Line to take - LTT55 - Evidence from third parties
- FOI/EIR: FOI
- Section/Regulation: s43
- Issue: Evidence from third parties
- Source: Information Tribunal
- Details: Derry City Council / Hutton (11 December 2006); Keene / Central Office of Information (14 September 2009)
- Related Lines to Take: n/a
- Related Documents: EA/2006/0014, FS50066753, e-mail Boris Wojitan to FOI 13/12/06, Awareness Guidance 5, EA/2008/0097 (Keene)
- Contact: LA/HD
- Date: 18/11/2010
- Policy Reference: LTT55
- © Copyright Information Commissioner's Office, re-used with permission
- Original source linked from here: LTT
Line to take
When considering prejudice to a third parties commercial interests, it will not be sufficient for the public authority to speculate about prejudice that may be caused, rather arguments originating from the third party itself will need to be considered.
In Derry City Council v ICO, Derry City Council claimed that section 43 applied as releasing the requested information would prejudice the commercial interests of both itself and a third party, Ryanair.
Ryanair were not represented at the Tribunal nor were they joined to the proceedings.
The Commissioner had considered arguments put forward by Derry City Council in support of its assertion that Ryanair’s commercial interests would be prejudiced by the release of the requested information. However it was accepted at the Tribunal that these were the Council’s own thoughts on the matter and were not representations made to the Council by Ryanair.
The Tribunal did not take the commercial interests of Ryanair into account in reaching its decision commenting that:
- Although, therefore, we can imagine that an airline might well have good reasons to fear that the disclosure if its commercial contracts might prejudice its commercial interests, we are not prepared to speculate whether those fears may have any justification in relation to the specific facts of this case. In the absence of any evidence on the point, therefore, we are unable to conclude that Ryanair’s commercial interests would be likely to be prejudiced.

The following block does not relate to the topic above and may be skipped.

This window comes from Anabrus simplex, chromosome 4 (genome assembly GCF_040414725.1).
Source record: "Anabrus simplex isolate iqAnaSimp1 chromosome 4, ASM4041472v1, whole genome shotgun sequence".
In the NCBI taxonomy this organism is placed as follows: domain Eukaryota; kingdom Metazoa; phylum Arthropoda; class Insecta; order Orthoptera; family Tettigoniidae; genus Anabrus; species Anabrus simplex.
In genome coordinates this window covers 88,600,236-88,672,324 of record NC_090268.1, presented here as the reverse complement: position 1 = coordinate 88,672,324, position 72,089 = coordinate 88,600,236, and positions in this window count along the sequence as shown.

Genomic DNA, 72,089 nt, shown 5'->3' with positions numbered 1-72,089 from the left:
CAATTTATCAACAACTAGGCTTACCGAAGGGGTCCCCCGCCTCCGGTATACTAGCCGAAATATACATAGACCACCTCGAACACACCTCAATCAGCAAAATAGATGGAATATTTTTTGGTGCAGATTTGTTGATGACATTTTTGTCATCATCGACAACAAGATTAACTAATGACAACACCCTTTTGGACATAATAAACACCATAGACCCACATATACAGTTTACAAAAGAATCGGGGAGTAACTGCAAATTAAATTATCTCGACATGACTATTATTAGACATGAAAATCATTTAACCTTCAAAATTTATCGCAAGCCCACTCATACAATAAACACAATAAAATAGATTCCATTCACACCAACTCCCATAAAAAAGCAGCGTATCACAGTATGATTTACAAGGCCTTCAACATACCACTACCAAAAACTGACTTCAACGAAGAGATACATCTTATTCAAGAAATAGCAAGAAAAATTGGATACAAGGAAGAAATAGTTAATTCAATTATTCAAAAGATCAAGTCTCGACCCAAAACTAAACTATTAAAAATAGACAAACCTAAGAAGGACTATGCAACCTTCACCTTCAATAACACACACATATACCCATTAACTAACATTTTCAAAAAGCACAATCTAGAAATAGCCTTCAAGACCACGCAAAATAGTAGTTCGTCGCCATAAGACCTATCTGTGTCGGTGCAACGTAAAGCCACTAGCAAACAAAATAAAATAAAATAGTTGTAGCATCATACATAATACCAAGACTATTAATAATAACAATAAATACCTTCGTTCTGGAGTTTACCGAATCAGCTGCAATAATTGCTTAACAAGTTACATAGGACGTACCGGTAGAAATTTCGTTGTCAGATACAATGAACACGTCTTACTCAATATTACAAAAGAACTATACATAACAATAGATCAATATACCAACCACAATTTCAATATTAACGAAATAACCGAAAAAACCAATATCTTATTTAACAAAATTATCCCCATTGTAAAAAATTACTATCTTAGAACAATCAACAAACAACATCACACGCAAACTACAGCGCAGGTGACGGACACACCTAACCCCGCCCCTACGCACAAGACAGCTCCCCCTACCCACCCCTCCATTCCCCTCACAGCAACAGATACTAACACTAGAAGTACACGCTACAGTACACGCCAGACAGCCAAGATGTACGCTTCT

It could be taken from this that when considering prejudice to a third party’s commercial interests only arguments provided by the third party itself in relation to the request should be taken into account and any arguments formulated by the public authority should be disregarded.
However the Commissioner considers that whilst this approach was appropriate in the particular circumstances of the Derry case, in other cases it may be that, due to time constraints for responding to requests, arguments are formulated and argued by a public authority, based on its prior knowledge of the third party’s concerns. The Commissioner accepts that these may be valid arguments and that where a public authority can provide evidence that they genuinely originate reflect the concerns of the third party involved then they may be taken into account.
If it is established that a third party does not itself have any arguments or concerns about prejudice to its commercial interests, then any speculative arguments put forward by a public authority should clearly not be taken into account.
In any case it will be necessary to establish the source of and evidence for any arguments about the prejudice to the commercial interests of a third party and to weight them accordingly.
The Derry approach has also been followed by a differently constituted Tribunal in the case of Keene v ICO & the Central Office of Information (COI) in which arguments were put forward by two witnesses on behalf of the COI that it would prejudice the commercial interests of the companies who submitted bids in a tendering exercise to secure a reprographics contact to disclose the COI's evaluation of those bids. The Tribunal said "...that none of the businesses which submitted tenders are parties to this appeal, and there is no evidence before us from any of them as to whether they would suffer any prejudice, much less as to what prejudice they would suffer" (para 39).